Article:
Brady fears referee could favour France

Fifa's bias towards glamour teams puts officials under pressure, claims Irish legend

The verbal jousting ahead of the World Cup play-off gained a bitter edge yesterday with Liam Brady suggesting that Fifa's controversial decision to seed the draw places the spotlight on the match officials and the French defender Eric Abidal warning of "malice and provocation" from Giovanni Trapattoni's side.

Brady, Ireland's assistant manager, who was on the receiving end of refereeing decisions as player that prevented him from participating in a major championship, believes that the integrity of Germany's Felix Brych and Sweden's Martin Hansson, who take charge of the first and second legs respectively, could be central to the outcome. Fifa's last-minute decision to seed the play-off draw has been interpreted in Irish quarters as an attempt to ensure that bigger nations such as France make it to the finals in South Africa next summer.

"The focus is on the referees particularly as Fifa changed the seeding and made it easier for the more glamorous teams," said Brady yesterday. "But the referees are at the top of their game. They are two Champions League referees and the spotlight will be on them. I've had experience of playing against the French going back 20 years and the one thing you didn't get is a good referee.

"We have to believe that's the case this time because they will be thoroughly scrutinised. We expect better refereeing than when I was a player," added Brady, who missed out on the 1982 World Cup after Ireland inexplicably had a goal disallowed before conceding from a dubious free kick in the final minutes of their infamous concluding qualifier in Belgium.

Brady also believes the passion of coach Trapattoni can help his side evoke the spirit of Italia 90. The Irish achieved their best-ever result in a major tournament when they reached the quarter-finals of the World Cup 19 years ago. However, despite a spirited performance, they were narrowly edged out 1-0 by the host nation and have reached just two of nine tournaments since.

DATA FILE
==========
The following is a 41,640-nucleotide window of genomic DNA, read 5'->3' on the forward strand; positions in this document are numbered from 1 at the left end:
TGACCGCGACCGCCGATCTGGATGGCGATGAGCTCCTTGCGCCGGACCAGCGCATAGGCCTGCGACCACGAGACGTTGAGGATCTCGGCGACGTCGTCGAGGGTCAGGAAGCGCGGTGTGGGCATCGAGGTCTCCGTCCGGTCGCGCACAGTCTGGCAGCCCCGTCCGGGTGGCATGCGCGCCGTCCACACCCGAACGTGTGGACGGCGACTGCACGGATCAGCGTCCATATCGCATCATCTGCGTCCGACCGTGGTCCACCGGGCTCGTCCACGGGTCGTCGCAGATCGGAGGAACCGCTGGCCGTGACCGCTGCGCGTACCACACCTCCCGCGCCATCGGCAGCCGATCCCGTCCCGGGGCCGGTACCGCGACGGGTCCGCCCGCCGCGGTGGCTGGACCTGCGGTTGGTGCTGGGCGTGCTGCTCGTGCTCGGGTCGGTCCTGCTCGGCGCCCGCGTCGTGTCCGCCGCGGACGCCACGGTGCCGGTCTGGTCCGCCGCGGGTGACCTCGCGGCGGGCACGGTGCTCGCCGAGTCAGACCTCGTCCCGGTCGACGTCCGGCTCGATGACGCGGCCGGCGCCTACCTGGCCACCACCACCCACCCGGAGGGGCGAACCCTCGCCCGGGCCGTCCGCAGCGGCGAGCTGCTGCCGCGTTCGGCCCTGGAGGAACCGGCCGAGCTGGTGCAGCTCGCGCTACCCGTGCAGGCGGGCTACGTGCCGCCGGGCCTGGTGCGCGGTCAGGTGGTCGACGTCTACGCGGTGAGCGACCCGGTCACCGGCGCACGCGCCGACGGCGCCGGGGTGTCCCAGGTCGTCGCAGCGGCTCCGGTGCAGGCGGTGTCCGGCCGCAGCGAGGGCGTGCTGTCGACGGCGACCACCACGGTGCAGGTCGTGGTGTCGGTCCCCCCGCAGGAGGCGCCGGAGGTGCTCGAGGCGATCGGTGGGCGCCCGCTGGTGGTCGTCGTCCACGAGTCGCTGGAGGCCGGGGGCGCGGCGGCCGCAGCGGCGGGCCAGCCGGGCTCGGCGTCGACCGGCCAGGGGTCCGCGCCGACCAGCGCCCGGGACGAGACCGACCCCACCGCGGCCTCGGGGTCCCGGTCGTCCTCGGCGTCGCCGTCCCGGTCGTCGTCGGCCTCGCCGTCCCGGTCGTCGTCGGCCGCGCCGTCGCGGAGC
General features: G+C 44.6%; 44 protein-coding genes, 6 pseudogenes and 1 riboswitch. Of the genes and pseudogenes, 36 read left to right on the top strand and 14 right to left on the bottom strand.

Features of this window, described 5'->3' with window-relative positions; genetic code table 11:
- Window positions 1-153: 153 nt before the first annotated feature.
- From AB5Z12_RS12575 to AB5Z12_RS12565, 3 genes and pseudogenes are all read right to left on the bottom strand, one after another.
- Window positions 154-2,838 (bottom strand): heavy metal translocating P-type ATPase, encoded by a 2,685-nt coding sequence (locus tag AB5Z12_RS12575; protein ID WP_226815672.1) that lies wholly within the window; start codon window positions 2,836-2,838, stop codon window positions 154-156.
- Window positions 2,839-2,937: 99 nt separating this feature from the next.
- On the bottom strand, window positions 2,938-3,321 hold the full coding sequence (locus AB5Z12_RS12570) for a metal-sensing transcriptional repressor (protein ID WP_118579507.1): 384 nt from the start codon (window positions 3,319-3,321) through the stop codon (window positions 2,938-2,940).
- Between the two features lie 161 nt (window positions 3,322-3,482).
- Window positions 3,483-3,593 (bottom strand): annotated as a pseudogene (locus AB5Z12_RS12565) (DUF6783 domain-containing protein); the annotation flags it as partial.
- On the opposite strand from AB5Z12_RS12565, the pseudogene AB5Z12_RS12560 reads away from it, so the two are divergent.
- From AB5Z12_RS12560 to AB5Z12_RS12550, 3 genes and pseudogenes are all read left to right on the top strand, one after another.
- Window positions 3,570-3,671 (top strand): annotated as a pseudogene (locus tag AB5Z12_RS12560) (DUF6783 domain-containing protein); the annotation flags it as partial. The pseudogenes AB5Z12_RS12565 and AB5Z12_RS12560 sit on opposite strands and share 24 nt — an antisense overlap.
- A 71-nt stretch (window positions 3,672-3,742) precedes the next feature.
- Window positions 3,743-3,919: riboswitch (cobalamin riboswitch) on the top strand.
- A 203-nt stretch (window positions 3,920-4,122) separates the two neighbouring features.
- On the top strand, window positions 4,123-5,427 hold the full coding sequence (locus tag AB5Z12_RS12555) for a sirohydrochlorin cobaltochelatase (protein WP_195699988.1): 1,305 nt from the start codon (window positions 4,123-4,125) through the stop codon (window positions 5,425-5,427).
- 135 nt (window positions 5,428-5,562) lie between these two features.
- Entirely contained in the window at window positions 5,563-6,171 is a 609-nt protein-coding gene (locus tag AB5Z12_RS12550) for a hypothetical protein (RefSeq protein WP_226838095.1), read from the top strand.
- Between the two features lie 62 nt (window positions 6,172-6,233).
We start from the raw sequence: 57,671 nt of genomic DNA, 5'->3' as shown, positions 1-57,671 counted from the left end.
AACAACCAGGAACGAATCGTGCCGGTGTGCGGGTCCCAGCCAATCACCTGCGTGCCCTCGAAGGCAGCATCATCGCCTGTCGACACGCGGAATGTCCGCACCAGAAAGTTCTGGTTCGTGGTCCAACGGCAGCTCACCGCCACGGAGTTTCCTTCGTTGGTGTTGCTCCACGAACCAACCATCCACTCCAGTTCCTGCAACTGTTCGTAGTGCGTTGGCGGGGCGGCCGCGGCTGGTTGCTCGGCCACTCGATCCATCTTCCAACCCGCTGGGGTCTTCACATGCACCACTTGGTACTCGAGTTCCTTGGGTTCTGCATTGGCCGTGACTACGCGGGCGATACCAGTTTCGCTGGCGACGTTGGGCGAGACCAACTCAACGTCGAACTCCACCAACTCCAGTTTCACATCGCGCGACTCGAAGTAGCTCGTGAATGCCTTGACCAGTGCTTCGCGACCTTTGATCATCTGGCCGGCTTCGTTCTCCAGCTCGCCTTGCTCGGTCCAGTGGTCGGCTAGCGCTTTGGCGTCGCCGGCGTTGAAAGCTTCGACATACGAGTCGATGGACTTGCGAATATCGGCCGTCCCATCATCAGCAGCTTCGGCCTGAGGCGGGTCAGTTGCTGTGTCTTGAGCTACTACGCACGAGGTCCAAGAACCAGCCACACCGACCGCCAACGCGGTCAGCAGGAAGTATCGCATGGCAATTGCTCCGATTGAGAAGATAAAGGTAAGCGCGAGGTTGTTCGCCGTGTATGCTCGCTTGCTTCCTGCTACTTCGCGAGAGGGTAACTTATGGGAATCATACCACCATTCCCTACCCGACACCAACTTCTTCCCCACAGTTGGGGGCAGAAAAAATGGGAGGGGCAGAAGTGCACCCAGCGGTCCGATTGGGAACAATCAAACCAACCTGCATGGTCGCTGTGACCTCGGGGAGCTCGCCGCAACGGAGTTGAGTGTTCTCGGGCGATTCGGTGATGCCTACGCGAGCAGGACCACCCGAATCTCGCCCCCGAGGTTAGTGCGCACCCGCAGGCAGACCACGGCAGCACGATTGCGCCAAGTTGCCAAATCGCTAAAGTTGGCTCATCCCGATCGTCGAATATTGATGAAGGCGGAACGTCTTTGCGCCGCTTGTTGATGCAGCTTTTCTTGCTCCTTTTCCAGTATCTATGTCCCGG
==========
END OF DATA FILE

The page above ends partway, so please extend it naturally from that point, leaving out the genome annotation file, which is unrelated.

"Certainly we have the enthusiasm [of the Italia 90 team]," Brady said. "I would say in 1990 we probably had a bigger group of really good players. But Trapattoni's passion rubs off on this group, without any doubt. Under him I think the lads who have emerged, like Glenn Whelan at Stoke and Keith Andrews at Blackburn, boys who hadn't been capped before he took over, have really grown into the role. They have the bit between their teeth and I think they will show it.

"France have got a lot of really top class players, fine individual players. But we are a fine team, well organised and have a great team spirit. I think the French are probably under more pressure than we are. We would love to go to the World Cup, that goes without saying, but they are under a bit of pressure and maybe that will work in our favour."

However, France's Barcelona defender Abidal is wary of Irish skulduggery in the crunch encounters, predicting that Trapattoni's charges will employ every trick in the book to win the set pieces the French are apprehensive about.

"There will be a little malice and provocation," said Abidal. "We must see what happens and not get caught up in the trap. It's part of football, a strategy. They will try to tease us."

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